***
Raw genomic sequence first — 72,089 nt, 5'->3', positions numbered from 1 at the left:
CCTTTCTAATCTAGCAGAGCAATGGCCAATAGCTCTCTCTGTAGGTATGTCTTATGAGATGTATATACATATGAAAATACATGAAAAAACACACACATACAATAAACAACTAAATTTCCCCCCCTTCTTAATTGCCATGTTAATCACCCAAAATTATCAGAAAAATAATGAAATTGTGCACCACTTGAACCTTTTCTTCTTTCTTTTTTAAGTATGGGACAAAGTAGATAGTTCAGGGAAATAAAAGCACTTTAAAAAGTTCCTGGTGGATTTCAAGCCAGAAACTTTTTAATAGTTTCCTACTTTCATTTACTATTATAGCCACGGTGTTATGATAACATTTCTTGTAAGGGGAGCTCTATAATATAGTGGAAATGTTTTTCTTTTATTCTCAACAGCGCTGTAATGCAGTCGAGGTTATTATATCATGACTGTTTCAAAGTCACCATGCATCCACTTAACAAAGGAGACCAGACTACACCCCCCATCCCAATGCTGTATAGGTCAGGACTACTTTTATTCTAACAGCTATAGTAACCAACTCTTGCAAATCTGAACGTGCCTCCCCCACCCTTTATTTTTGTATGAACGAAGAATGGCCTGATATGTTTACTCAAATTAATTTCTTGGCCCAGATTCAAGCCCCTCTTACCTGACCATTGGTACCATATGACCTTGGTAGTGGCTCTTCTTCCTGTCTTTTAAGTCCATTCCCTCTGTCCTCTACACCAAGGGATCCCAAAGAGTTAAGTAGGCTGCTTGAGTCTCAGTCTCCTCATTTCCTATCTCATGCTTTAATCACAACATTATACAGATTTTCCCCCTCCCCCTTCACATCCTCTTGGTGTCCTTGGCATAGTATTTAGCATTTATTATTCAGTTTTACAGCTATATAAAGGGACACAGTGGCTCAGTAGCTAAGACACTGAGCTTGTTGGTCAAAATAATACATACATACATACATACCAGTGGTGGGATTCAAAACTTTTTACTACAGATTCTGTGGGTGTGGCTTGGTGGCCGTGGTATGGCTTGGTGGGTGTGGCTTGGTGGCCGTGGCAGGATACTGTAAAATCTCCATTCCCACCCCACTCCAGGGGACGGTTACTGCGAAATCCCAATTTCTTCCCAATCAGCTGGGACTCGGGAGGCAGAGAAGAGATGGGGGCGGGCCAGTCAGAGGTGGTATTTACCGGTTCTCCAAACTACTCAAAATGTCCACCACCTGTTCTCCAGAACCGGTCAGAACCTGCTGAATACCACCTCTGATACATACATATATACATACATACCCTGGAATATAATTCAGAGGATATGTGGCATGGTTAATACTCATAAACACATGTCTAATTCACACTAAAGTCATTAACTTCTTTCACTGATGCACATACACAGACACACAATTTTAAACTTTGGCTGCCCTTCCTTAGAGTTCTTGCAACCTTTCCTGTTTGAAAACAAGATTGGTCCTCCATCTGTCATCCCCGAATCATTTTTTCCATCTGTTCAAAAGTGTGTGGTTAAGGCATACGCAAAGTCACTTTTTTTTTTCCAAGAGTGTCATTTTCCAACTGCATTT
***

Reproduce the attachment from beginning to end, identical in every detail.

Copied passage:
Raw genomic sequence first — 72,089 nt, 5'->3', positions numbered from 1 at the left:
CCTTTCTAATCTAGCAGAGCAATGGCCAATAGCTCTCTCTGTAGGTATGTCTTATGAGATGTATATACATATGAAAATACATGAAAAAACACACACATACAATAAACAACTAAATTTCCCCCCCTTCTTAATTGCCATGTTAATCACCCAAAATTATCAGAAAAATAATGAAATTGTGCACCACTTGAACCTTTTCTTCTTTCTTTTTTAAGTATGGGACAAAGTAGATAGTTCAGGGAAATAAAAGCACTTTAAAAAGTTCCTGGTGGATTTCAAGCCAGAAACTTTTTAATAGTTTCCTACTTTCATTTACTATTATAGCCACGGTGTTATGATAACATTTCTTGTAAGGGGAGCTCTATAATATAGTGGAAATGTTTTTCTTTTATTCTCAACAGCGCTGTAATGCAGTCGAGGTTATTATATCATGACTGTTTCAAAGTCACCATGCATCCACTTAACAAAGGAGACCAGACTACACCCCCCATCCCAATGCTGTATAGGTCAGGACTACTTTTATTCTAACAGCTATAGTAACCAACTCTTGCAAATCTGAACGTGCCTCCCCCACCCTTTATTTTTGTATGAACGAAGAATGGCCTGATATGTTTACTCAAATTAATTTCTTGGCCCAGATTCAAGCCCCTCTTACCTGACCATTGGTACCATATGACCTTGGTAGTGGCTCTTCTTCCTGTCTTTTAAGTCCATTCCCTCTGTCCTCTACACCAAGGGATCCCAAAGAGTTAAGTAGGCTGCTTGAGTCTCAGTCTCCTCATTTCCTATCTCATGCTTTAATCACAACATTATACAGATTTTCCCCCTCCCCCTTCACATCCTCTTGGTGTCCTTGGCATAGTATTTAGCATTTATTATTCAGTTTTACAGCTATATAAAGGGACACAGTGGCTCAGTAGCTAAGACACTGAGCTTGTTGGTCAAAATAATACATACATACATACATACCAGTGGTGGGATTCAAAACTTTTTACTACAGATTCTGTGGGTGTGGCTTGGTGGCCGTGGTATGGCTTGGTGGGTGTGGCTTGGTGGCCGTGGCAGGATACTGTAAAATCTCCATTCCCACCCCACTCCAGGGGACGGTTACTGCGAAATCCCAATTTCTTCCCAATCAGCTGGGACTCGGGAGGCAGAGAAGAGATGGGGGCGGGCCAGTCAGAGGTGGTATTTACCGGTTCTCCAAACTACTCAAAATGTCCACCACCTGTTCTCCAGAACCGGTCAGAACCTGCTGAATACCACCTCTGATACATACATATATACATACATACCCTGGAATATAATTCAGAGGATATGTGGCATGGTTAATACTCATAAACACATGTCTAATTCACACTAAAGTCATTAACTTCTTTCACTGATGCACATACACAGACACACAATTTTAAACTTTGGCTGCCCTTCCTTAGAGTTCTTGCAACCTTTCCTGTTTGAAAACAAGATTGGTCCTCCATCTGTCATCCCCGAATCATTTTTTCCATCTGTTCAAAAGTGTGTGGTTAAGGCATACGCAAAGTCACTTTTTTTTTTCCAAGAGTGTCATTTTCCAACTGCATTT